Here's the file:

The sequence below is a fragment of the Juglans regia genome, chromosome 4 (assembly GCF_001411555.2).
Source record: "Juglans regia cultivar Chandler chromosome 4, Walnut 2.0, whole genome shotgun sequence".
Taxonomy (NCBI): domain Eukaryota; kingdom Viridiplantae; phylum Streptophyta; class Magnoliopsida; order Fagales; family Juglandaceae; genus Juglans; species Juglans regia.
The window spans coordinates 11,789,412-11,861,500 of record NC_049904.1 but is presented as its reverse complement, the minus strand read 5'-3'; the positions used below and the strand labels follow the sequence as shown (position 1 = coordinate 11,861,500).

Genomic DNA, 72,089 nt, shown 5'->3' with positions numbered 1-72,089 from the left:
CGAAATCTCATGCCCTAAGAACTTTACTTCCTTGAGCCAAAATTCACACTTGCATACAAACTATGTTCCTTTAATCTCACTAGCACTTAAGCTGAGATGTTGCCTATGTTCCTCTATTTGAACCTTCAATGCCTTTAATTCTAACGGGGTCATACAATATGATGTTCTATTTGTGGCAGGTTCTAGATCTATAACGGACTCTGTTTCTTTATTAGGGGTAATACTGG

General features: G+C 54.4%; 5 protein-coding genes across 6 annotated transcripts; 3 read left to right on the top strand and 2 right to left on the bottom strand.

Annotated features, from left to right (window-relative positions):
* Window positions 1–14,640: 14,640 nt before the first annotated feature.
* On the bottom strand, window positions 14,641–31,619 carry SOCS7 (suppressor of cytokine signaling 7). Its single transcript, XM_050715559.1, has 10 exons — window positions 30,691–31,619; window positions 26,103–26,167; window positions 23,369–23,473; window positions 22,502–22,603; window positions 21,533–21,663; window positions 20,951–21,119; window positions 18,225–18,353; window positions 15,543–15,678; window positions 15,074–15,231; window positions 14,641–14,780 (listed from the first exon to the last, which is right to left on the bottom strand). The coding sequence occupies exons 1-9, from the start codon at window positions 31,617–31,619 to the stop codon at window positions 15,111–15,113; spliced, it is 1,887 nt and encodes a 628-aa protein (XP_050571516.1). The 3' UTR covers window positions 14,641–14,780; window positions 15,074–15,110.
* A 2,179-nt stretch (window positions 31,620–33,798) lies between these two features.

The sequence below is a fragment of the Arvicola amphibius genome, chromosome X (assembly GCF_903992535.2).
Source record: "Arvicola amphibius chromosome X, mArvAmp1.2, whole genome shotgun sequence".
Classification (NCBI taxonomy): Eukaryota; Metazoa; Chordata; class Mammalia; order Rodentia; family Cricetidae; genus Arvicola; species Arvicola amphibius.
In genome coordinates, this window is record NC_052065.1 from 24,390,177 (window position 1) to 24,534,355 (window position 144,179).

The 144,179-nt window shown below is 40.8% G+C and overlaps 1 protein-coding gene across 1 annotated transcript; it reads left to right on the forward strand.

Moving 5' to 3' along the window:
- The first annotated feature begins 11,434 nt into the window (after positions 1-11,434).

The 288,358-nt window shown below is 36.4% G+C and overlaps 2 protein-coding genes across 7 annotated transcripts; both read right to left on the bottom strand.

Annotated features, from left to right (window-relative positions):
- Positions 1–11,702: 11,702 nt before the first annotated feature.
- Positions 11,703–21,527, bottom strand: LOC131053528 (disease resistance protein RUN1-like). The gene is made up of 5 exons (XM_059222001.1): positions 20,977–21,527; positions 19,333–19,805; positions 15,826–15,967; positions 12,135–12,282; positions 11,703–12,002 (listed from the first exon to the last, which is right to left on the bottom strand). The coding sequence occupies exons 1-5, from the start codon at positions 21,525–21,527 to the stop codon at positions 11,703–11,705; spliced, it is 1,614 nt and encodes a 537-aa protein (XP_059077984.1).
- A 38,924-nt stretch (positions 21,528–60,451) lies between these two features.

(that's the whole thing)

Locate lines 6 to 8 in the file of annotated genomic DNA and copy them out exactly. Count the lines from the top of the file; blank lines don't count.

CGAAATCTCATGCCCTAAGAACTTTACTTCCTTGAGCCAAAATTCACACTTGCATACAAACTATGTTCCTTTAATCTCACTAGCACTTAAGCTGAGATGTTGCCTATGTTCCTCTATTTGAACCTTCAATGCCTTTAATTCTAACGGGGTCATACAATATGATGTTCTATTTGTGGCAGGTTCTAGATCTATAACGGACTCTGTTTCTTTATTAGGGGTAATACTGG

General features: G+C 54.4%; 5 protein-coding genes across 6 annotated transcripts; 3 read left to right on the top strand and 2 right to left on the bottom strand.

Annotated features, from left to right (window-relative positions):